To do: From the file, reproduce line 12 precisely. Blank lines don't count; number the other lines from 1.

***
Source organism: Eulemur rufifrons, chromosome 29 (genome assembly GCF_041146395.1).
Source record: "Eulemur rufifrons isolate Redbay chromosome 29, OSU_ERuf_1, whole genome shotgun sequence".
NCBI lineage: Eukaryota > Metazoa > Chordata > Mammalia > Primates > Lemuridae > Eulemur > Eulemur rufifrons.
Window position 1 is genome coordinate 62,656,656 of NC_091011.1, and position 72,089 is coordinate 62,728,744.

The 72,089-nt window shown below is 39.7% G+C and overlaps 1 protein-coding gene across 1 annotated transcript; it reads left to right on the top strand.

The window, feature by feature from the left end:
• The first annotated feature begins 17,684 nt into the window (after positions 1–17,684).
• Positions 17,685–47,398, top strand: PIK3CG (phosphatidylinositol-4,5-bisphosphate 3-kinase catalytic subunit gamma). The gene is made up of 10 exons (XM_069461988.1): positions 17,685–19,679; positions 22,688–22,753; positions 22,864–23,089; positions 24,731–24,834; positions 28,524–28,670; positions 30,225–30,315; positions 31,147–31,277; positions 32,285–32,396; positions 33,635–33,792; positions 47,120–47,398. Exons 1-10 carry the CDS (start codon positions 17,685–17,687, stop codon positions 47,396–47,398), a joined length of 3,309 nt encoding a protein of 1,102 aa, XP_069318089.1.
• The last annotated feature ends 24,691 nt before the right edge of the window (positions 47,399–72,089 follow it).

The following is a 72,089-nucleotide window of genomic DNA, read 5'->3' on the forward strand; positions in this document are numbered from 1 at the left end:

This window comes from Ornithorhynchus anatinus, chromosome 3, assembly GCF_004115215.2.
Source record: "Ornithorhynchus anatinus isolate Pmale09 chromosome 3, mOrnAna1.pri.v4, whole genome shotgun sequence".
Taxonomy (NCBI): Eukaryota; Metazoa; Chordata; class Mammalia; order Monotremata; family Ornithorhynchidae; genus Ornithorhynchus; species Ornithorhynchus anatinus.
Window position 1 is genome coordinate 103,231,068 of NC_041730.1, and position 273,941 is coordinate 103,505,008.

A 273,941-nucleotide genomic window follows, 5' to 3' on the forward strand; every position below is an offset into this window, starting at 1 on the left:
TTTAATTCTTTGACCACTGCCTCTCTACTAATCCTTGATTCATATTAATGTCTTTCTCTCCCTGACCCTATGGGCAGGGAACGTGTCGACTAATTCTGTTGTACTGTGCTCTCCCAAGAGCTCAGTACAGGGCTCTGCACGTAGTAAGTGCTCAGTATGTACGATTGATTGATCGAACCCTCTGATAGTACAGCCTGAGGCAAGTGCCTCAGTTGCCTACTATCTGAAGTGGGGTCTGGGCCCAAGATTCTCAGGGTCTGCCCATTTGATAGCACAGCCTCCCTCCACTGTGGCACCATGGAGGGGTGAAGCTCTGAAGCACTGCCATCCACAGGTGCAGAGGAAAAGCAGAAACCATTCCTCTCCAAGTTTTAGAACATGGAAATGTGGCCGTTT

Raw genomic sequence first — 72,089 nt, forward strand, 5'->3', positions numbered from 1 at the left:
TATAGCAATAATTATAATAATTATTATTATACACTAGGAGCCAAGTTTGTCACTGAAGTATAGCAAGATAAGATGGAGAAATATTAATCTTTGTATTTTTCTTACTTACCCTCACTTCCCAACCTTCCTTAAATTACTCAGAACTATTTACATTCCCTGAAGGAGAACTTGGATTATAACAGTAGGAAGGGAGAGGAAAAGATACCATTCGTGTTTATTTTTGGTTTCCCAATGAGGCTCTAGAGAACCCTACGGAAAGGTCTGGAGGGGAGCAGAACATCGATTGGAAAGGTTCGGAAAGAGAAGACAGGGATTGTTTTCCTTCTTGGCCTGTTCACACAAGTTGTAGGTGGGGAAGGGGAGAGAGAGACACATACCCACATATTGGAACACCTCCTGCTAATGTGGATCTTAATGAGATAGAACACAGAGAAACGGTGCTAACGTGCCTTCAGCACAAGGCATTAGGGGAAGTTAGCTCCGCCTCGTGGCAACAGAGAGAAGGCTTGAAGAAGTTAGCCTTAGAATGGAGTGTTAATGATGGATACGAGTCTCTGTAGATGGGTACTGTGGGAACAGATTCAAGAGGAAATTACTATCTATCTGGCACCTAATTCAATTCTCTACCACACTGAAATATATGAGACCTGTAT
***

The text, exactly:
Source record: "Ornithorhynchus anatinus isolate Pmale09 chromosome 3, mOrnAna1.pri.v4, whole genome shotgun sequence".